Tableau Online is the multi-tenant cloud solution, which is a hosted version of Tableau Server. The product works with on-premises as well as cloud data sources. It is typically used to quickly start or scale analytics to many users without requiring huge IT involvement.

Tableau has several types of technology partners. It partners with database and application vendors such as SAP, Cloudera and others by building native connectors to these systems. Partnerships with companies like Informatica and data preparation vendors such as Alteryx support customers’ data integration needs. Tableau also partners with specialists to extend the product’s capabilities (e.g., with Datasift to provide social sentiment analysis). Finally, Tableau can connect to R, Python, Amazon SageMaker or others for advanced analytics (e.g., cluster analysis, decision trees). While the approach to have partners extend the product where it lacked features contributed to Tableau’s popularity, the vendor now concentrates on providing its own data preparation and advanced analytics capabilities.

Architecture

Tableau Desktop builds on a proven client-server architecture and makes extensive use of its integrated in-memory columnar data storage ‘Hyper’. Customers can use the in-memory engine to easily combine data from many sources, speed up analysis or take load off operational systems. The core authoring component is Tableau Desktop, but most authoring features even data preparation are available on the web too. Advanced and better guided data preparation are done in Tableau Prep Builder, which is being continuously enhanced (e.g., to write data to external databases). Tableau Prep Builder can be extended with Tableau Prep Conductor, a server component that is used to schedule and automate data flows.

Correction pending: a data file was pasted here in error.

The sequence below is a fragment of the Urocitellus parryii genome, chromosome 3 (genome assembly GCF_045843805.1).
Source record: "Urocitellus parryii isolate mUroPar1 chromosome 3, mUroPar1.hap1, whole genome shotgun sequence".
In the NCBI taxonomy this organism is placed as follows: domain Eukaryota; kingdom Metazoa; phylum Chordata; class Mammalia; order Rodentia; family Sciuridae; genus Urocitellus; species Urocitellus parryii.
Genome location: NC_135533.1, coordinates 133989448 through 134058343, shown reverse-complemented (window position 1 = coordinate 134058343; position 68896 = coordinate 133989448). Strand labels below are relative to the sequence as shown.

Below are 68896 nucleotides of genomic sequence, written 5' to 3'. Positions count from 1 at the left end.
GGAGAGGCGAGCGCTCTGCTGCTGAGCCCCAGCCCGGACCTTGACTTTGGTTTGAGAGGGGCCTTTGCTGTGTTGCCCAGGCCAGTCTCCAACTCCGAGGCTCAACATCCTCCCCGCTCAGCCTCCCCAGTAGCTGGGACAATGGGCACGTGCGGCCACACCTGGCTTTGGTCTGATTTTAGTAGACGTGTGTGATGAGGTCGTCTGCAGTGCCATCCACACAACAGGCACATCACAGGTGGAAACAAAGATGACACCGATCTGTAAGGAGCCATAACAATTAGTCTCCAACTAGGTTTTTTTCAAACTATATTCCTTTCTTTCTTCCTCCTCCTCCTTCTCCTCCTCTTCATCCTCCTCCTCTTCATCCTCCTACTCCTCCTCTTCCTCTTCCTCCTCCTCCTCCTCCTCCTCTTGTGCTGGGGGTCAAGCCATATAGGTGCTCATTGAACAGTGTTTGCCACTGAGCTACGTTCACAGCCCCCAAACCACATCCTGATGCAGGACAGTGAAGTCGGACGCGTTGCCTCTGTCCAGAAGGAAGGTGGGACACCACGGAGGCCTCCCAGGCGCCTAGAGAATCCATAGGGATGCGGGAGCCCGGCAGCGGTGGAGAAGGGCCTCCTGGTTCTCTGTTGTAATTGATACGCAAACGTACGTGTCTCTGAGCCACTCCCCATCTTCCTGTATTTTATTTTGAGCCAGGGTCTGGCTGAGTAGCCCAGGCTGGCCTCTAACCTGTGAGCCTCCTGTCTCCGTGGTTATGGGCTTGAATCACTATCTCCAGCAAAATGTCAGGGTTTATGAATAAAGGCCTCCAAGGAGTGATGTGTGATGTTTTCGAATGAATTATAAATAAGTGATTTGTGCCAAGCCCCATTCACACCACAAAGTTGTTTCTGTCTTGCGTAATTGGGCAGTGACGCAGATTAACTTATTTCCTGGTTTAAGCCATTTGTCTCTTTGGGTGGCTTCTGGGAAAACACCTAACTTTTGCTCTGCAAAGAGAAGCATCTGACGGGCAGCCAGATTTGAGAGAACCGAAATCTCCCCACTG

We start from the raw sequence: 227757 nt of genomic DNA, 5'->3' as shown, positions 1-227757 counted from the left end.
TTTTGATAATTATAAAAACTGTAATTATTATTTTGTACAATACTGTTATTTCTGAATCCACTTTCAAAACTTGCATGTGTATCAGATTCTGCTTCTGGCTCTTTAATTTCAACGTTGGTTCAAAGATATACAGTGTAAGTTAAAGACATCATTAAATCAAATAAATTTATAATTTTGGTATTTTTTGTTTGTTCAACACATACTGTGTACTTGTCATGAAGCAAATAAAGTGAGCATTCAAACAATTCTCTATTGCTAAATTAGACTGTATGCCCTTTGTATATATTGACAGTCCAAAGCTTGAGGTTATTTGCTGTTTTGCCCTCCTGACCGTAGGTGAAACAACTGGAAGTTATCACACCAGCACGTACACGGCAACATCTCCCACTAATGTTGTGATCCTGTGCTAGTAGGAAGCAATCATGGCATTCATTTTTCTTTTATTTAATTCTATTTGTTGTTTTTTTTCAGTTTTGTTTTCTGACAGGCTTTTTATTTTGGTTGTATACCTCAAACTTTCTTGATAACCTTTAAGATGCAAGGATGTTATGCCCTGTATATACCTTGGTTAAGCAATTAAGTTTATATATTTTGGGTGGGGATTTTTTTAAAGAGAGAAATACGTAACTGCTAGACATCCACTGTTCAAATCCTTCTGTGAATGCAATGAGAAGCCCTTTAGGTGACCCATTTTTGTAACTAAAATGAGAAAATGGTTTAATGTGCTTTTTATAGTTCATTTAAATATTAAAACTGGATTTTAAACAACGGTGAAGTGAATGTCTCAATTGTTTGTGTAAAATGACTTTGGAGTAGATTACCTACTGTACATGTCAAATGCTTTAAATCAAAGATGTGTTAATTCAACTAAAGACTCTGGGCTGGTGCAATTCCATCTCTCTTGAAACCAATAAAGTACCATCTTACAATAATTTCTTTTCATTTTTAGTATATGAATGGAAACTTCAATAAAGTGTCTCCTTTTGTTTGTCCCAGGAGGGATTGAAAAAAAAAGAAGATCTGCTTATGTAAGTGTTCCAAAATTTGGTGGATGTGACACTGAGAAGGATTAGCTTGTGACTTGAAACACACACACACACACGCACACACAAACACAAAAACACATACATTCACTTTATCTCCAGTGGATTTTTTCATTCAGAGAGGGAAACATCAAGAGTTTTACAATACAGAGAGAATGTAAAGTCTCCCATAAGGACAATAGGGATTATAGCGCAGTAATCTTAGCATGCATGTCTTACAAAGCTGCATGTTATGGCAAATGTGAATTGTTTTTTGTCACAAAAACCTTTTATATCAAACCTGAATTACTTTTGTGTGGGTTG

Tableau offers connectivity to a substantial number of data sources of all types. In addition to relational and multidimensional databases, on-premises and cloud business applications can be accessed too. Tableau is also capable of integrating local files with capabilities to parse and import data from tables in PDF. There are functional differences between relational (SQL) and multidimensional (MDX) data sources. Some features are not available when connecting to OLAP data sources but can be used when connecting to relational data sources and vice versa.

Tableau supports two paths to connect to data sources. The most common option is to use the integrated data storage ‘Hyper’ to create optimized extracts and to load data into memory. Using extracts is beneficial when the underlying database is slow, the load on the underlying system should be lessened or when data from multiple system should be combined. Replicating data may require replicating security settings too and can be a challenge for proper data governance. Relationships were introduced to increase flexibility during analysis by joining data during analysis instead of in the data source. Queries retrieve less data, which speeds up analyses and data duplication is avoided through ‘understanding’ the granularity of data. To increase flexibility for Tableau and Hyper users, the vendor is opening its platform to third-party providers by offering access to data stored in Hyper. ‘Live connect’ leaves data in the underlying data store and queries the data at runtime. In this case, Tableau acts as a pure front-end analysis tool and does not store the data.

Front-end functionality

Most Tableau content producers and consumers are business users rather than data scientists or BI developers. Data access and preparation are performed in Tableau Desktop, or increasingly Tableau Prep Builder, using a graphical interface with built-in intelligence to assist users.